It is an export version of the RD-191 engine used on Russia’s new-generation Angara rocket family, and burns a combination of RP-1 kerosene and liquid oxygen, the same propellants as the AJ26.
But the RD-181 generates more thrust and burns its propellants more efficiently — with a higher specific impulse — than the AJ26, giving the rocket a better than 20 percent improvement in performance to the space station’s orbit.
Engineers worked on the existing Antares rocket boosters to allow the vehicles to work with new engines, adding a new structural thrust frame and avionics controllers.
The ground team at Wallops also repaired the damage at pad 0A, and NASA, Orbital ATK and the state of Virginia each contributed $5 million for the project.
“We all know that this was a culmination of a lot of work on the part of all of you,” Bolden told the Antares launch team. “It’s been a very difficult two years, and I can’t imagine what those of you in the Orbital team went through. I can’t imagine how long you were holding your breath tonight, but I can guarantee that most of you were probably holding your breath for a little while.”
The Cygnus spaceship launched Monday weighed nearly 13,700 pounds (about 6,200 kilograms), the heaviest payload ever launched into orbit from Wallops. Future flights could drive heavier cargo loads into orbit, perhaps as soon as the next Antares flight from Virginia in early 2017.
The Castor 30XL upper stage, developed and manufactured in-house by Orbital ATK, got less attention going into Monday’s launch. The second stage motor is a bigger version of the Castor 30 stage that flew on earlier Antares missions, and its first launch was the doomed flight from Wallops in October 2014.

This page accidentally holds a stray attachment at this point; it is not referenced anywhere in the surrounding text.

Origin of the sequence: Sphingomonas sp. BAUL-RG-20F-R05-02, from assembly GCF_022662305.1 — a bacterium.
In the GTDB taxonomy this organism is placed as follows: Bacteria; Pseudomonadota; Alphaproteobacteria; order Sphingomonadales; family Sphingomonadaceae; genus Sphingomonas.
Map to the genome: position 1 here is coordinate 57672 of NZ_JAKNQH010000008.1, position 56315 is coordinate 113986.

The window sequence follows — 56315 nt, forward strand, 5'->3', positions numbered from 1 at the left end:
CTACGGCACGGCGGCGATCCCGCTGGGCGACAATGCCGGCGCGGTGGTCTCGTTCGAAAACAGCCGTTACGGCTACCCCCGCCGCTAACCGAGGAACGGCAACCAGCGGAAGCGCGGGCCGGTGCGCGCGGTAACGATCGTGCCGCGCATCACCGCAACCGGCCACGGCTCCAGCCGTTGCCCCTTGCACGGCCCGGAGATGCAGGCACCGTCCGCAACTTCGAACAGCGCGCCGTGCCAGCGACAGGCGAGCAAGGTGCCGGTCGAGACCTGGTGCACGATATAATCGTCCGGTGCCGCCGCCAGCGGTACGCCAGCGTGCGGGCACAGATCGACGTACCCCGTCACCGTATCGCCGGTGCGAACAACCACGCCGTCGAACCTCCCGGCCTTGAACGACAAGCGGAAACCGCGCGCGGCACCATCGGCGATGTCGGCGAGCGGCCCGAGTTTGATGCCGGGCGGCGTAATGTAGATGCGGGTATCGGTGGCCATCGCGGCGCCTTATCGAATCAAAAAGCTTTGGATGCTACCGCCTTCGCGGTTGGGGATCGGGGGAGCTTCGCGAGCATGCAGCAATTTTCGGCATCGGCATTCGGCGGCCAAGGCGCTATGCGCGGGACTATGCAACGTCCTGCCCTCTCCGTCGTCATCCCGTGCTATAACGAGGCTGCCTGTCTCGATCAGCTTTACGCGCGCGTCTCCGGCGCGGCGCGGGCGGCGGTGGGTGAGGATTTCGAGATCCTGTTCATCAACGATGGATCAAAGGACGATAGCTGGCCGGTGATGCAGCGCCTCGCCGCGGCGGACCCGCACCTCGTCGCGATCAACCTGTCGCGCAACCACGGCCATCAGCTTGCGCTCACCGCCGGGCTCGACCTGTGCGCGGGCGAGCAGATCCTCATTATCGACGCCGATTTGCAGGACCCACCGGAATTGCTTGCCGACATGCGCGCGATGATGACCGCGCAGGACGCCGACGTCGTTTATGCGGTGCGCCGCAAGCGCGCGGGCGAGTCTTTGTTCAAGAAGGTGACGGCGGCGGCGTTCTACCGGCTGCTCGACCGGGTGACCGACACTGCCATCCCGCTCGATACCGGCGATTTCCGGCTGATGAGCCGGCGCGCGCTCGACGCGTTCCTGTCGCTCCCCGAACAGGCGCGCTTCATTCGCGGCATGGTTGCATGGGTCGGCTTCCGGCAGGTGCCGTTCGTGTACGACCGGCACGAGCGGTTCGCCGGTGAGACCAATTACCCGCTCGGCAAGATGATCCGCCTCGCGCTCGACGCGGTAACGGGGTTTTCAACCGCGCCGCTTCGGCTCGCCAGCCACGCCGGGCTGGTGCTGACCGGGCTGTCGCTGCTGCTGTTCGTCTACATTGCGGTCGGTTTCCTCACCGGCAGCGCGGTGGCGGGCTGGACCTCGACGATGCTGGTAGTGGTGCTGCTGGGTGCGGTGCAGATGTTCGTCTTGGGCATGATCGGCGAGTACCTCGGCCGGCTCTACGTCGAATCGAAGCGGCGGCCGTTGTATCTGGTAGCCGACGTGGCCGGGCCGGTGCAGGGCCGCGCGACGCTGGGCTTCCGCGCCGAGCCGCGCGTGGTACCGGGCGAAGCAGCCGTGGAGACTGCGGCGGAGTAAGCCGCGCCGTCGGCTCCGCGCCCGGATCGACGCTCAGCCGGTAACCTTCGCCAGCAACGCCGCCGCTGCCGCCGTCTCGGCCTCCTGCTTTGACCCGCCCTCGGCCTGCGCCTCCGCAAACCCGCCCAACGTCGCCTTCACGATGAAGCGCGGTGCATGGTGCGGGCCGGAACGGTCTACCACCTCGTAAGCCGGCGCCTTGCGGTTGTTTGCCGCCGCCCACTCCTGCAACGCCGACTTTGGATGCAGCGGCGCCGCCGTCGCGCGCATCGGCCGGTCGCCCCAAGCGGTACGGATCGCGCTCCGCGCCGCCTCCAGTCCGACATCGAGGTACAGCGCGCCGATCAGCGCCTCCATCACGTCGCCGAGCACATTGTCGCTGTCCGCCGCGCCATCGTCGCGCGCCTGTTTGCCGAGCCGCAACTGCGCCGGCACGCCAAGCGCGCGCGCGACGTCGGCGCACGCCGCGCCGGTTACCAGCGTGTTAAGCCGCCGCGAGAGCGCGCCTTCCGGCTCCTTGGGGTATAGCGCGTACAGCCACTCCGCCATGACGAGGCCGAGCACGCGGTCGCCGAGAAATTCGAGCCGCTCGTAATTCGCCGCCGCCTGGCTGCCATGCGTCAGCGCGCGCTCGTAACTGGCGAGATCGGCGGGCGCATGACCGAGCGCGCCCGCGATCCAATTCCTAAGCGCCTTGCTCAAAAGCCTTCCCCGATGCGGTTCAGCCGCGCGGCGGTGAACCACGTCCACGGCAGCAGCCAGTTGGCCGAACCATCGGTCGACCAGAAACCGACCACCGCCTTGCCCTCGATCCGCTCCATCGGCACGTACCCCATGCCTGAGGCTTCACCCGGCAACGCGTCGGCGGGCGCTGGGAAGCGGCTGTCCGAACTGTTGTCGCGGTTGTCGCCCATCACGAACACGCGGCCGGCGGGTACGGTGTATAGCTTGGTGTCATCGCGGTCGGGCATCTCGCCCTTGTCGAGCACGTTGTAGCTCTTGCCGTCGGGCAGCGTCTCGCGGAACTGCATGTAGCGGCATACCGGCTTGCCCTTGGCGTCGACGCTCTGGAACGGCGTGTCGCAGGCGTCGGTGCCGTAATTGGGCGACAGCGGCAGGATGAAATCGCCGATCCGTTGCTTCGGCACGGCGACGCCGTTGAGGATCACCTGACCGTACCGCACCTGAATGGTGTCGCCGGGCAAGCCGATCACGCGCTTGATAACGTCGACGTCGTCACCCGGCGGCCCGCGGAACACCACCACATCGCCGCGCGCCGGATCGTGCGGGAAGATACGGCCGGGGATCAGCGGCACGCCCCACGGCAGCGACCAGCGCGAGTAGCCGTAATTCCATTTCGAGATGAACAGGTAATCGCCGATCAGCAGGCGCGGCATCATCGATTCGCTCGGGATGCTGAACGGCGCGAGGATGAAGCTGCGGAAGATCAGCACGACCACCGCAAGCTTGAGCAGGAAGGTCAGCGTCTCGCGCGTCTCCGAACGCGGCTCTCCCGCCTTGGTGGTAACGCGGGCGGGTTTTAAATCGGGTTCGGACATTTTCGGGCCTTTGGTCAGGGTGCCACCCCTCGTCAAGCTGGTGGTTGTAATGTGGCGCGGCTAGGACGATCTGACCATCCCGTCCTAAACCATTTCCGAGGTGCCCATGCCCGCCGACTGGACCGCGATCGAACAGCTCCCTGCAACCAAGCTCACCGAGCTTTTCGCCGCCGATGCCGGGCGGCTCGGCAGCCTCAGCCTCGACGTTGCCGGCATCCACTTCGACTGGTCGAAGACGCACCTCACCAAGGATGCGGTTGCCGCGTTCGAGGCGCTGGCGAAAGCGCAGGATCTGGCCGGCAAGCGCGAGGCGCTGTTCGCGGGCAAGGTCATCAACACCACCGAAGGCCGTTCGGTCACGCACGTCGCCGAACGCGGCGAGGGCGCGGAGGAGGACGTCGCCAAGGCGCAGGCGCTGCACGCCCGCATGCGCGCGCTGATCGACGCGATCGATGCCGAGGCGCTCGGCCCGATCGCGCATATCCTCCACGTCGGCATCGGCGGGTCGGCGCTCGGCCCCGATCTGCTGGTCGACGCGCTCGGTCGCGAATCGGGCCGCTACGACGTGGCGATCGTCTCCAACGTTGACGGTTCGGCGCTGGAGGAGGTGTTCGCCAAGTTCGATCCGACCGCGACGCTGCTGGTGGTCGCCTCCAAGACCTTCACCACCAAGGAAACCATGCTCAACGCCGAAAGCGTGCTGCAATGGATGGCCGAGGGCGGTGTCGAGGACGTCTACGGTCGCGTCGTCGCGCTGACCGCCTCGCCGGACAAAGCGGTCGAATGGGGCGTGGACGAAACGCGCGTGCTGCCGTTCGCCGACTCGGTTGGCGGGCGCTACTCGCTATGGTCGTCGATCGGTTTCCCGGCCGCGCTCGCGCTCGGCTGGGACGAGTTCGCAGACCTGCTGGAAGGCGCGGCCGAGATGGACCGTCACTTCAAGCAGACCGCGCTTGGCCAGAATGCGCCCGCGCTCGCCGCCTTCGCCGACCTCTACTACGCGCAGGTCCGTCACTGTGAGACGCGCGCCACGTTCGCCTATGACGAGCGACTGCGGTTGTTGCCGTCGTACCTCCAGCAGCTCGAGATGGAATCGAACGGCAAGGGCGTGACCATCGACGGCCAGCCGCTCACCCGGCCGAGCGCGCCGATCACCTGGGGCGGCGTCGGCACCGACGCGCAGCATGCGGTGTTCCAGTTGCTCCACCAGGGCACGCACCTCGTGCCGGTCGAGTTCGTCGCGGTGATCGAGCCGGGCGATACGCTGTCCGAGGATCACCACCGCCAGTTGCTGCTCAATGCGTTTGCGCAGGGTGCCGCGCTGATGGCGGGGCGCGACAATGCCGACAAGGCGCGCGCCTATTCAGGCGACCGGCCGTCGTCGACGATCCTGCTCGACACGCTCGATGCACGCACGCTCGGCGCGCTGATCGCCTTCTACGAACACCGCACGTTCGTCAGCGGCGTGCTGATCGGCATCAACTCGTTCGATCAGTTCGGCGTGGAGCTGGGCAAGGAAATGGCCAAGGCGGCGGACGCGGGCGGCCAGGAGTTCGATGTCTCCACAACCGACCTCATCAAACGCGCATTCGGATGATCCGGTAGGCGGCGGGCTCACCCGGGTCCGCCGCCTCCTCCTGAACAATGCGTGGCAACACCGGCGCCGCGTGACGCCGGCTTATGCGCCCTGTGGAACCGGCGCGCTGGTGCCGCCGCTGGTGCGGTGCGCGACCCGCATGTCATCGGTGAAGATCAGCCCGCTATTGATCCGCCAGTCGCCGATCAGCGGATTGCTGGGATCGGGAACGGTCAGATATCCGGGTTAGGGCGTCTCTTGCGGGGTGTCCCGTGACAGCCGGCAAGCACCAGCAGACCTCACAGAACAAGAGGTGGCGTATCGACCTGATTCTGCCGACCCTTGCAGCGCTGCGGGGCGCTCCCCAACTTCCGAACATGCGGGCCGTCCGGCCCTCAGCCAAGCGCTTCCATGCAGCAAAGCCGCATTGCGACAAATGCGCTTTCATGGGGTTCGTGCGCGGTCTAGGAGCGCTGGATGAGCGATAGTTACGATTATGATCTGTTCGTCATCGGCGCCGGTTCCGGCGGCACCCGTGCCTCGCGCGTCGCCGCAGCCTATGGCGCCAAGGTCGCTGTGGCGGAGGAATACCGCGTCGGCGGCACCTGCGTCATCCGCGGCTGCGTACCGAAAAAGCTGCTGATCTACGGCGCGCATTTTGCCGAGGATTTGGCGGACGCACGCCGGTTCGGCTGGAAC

The rocket never made it far enough on that mission for the Castor 30XL to ignite, so Monday’s launch was the first time the upper stage motor ignited on a real mission.
Culbertson told reporters that engineers set conservative estimates for the capability of the new Antares configuration, known as the Antares 230, with upgraded propulsion. The rocket exceeded expectations, he said.
“The performance of the rocket was even better than we had expected,” Culbertson said. “Since it was the first flight of this configuration, we had fairly conservative estimates of what the results would be. The first stage was a little bit above what we expected, but I wasn’t too surprised by that. We didn’t have the heaviest possible load, and the engines did perform very well.
“The second stage was actually the first time flying the Castor 30XL … So we had fairly conservative estimates of how it would perform,” Culbertson said. “As a solid rocket, it’s a little bit different … We can’t throttle it. It’s going to be what it is, and it did do a good job and put us at a little bit higher altitude than we had expected. That’s a really good thing, so we’ll take advantage of that.”
The rocket was aiming to place the Cygnus spacecraft in an orbit between 130 miles (209 kilometers) and 179 miles (288 kilometers) in altitude, according to data released by Orbital ATK before the launch.
Culbertson said the Cygnus was actually in an orbit ranging between 132 miles (213 kilometers) and 228 miles (368 kilometers) in altitude.
“People don’t remember so much when you launch as whether you launch, and whether you get to your destination, and that’s what we did tonight,” Culbertson said. “We got to orbit and now we’re on our way to fulfill the mission of delivering more cargo to the crew on the station and continuing the very important research that’s going on on the station.”